To our employers, please educate your leaders within your organizations on the power of simply checking in with their injured workers’ post-injury. There is so much power in acknowledging someone was injured. Check in. Do it timely. Then do it again. And again. Teach your employees and your leaders to check in on one another. Build the sense of community and comradery so that people WANT to come back to your work environment. “Joe” is a terrible employee cannot be a phrase echoed regularly. Take care of your people. Once they are back working for you, handle the HR issues because if they truly were a poor hiring decision, you should hold yourself accountable. This should have been handled before they became an injured worker. Workers’ compensation is not a means to correct poor hiring decisions.  

Leaders, expect more of one another. Develop your people and invest in them! Culture is not an organizational influence. It is the collective result of individual leadership. Bring people along with you to show there is a fabulous world of leading in workers’  

compensation. It is done through focus on humans, being. Find ways to empower your team. The red tape has existed for far too long and it is up to each one of us to cut through it.  

The MRI example I gave earlier is one of my own. When I sustained a work injury, I went to our occupational medical provider on a Friday at 8:30 am. The physician needed an MRI to complete their diagnosis. The MRI machine was open at their facility at 9:40 am. The facility was instructed they could not allow me to have my MRI at that time because it needed to be scheduled through their third-party vendor. My MRI was scheduled for six-weeks out. I later learned the difference of the provider bill and the third- party bill saved the insurance company $50. Let that sink in.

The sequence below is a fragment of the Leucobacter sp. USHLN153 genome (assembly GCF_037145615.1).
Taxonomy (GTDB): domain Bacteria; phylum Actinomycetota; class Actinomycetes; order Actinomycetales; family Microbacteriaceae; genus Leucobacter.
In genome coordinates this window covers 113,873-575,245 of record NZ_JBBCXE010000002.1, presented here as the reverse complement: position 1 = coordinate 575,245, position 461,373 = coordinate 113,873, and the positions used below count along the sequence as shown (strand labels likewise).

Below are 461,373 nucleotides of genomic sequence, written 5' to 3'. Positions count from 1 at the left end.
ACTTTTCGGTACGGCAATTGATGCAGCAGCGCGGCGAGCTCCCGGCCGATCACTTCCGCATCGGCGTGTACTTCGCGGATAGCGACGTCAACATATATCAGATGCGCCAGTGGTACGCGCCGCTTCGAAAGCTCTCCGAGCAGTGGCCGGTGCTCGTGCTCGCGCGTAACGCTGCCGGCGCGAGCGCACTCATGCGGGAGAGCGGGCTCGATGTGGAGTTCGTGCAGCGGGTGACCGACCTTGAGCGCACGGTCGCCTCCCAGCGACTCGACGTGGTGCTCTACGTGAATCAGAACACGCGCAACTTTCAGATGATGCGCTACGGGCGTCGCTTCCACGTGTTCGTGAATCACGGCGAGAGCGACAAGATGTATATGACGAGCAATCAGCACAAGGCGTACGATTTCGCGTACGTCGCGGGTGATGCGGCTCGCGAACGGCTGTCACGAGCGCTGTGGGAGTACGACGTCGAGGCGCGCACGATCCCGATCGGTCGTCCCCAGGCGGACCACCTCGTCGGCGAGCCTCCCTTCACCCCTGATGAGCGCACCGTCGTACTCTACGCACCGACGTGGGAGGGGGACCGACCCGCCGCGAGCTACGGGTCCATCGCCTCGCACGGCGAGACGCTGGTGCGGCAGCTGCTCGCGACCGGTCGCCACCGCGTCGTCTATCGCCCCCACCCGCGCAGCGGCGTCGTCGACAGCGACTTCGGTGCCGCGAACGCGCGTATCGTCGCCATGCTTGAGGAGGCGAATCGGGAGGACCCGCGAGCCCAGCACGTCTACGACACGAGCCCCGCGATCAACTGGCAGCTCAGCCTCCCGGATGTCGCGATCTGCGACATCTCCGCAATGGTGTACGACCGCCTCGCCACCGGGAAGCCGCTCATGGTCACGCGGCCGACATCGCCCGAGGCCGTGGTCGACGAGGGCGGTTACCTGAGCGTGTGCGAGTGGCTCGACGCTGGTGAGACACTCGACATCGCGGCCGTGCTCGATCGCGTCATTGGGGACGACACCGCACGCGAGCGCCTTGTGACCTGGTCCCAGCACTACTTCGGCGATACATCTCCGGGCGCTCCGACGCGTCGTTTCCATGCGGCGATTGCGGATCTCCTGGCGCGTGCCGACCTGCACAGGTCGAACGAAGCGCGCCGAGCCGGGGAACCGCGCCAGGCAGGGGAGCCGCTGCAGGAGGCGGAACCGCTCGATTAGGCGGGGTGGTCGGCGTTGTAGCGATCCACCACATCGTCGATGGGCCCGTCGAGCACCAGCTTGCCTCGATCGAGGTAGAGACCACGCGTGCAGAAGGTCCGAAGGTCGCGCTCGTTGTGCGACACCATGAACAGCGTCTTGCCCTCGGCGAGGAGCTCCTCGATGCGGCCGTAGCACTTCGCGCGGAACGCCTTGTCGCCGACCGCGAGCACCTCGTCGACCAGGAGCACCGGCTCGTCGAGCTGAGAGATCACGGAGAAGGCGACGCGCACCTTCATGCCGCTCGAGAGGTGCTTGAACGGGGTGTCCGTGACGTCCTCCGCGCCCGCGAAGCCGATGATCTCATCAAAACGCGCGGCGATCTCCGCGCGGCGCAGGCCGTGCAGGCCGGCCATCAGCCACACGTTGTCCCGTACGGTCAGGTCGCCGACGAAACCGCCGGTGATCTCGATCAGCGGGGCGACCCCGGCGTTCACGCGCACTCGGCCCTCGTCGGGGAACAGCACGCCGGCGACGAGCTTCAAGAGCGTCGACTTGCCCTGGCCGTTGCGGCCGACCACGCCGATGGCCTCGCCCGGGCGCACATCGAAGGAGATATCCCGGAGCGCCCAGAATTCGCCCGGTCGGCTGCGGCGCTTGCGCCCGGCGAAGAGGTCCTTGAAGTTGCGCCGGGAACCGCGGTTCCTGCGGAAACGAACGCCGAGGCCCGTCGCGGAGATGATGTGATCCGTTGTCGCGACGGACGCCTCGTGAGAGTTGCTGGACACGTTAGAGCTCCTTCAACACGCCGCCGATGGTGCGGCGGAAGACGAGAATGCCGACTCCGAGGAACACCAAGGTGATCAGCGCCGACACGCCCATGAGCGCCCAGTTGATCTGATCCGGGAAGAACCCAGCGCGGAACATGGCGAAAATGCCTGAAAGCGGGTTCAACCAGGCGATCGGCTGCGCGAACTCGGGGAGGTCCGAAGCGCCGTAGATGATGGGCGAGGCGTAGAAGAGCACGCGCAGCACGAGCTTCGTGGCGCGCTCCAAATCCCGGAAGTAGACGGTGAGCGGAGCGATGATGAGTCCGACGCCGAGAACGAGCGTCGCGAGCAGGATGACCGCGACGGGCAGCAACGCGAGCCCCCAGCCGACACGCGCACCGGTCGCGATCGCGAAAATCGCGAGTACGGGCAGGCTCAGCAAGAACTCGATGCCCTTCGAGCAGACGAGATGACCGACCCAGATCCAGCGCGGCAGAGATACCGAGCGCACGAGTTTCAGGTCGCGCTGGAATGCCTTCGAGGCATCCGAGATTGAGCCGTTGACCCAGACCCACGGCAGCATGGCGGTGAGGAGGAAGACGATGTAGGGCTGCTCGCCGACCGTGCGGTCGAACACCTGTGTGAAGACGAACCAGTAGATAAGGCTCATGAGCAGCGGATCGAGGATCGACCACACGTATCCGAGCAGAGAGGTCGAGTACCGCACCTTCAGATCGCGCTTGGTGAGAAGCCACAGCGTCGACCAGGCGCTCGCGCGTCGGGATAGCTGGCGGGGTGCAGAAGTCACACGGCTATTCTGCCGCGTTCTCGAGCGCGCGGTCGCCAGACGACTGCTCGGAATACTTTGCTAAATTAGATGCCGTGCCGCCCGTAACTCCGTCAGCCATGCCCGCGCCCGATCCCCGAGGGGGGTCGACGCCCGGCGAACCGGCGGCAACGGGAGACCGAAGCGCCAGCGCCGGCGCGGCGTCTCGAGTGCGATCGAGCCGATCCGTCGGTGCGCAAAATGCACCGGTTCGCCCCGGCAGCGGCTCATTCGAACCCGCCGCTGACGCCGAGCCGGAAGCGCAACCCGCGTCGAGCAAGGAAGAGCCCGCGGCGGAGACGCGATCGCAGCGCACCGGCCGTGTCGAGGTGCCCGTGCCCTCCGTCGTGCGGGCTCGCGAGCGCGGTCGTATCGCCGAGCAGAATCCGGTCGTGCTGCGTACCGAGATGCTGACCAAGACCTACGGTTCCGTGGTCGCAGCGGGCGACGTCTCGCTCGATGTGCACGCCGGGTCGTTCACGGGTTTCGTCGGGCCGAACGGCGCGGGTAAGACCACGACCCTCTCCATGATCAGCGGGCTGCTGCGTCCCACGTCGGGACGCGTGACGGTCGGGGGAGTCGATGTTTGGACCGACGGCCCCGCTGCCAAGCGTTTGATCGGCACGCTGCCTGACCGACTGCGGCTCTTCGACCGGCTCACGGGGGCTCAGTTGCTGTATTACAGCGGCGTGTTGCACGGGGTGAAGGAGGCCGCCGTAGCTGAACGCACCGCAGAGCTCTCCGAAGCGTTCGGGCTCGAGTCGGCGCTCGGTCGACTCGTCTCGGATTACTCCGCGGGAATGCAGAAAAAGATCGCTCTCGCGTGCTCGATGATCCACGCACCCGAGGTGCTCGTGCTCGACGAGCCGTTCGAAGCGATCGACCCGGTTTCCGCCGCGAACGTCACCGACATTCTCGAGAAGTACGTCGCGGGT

Do the math. If an injured worker would happen to be off work and need diagnostic testing to confirm diagnosis, why do we delay? The diagnosis not only helps the medical provider decide the appropriate treatment plan, but the diagnosis also puts the injured worker at ease for what they can and cannot do in their LIFE. Workers’ compensation is not simply an 8 – 5pm time period. It is 24 hours per day, impacting everyone in the injured worker’s circle.  

Six weeks of temporary total disability or temporary partial disability? Or $50 “savings” $250? Even $1,000? Savings of $1,000 versus six weeks of TTD/TPD? That is simply indemnity cost. What about the mental factors that come into play? Without the confirmed diagnosis, what could I do during this time period? I did not want to injure myself in a more debilitating manner and I also did not want to be sedentary in the middle of summer with a life I had with friends, family, kids… LIFE. We force injured workers into these situations without thinking of the bigger cost at hand.  

What happens when we put at injured worker at home for six weeks with no answers, no diagnosis, and no confirmed direction? Absent from work, friends, family… LIFE. Ahh, there are those lovely commercials that come across television and now the streaming services! Is it really any wonder we have so much misalignment in the workers’ compensation industry?  

Strategic alignment in workers’ compensation? Let us start by empowering the true decision makers, the game-changers, the people who want to make a positive difference in this space. Take time to empower adjusters. It WILL make all the difference.  

Repair begins with accountability. – Brené Brown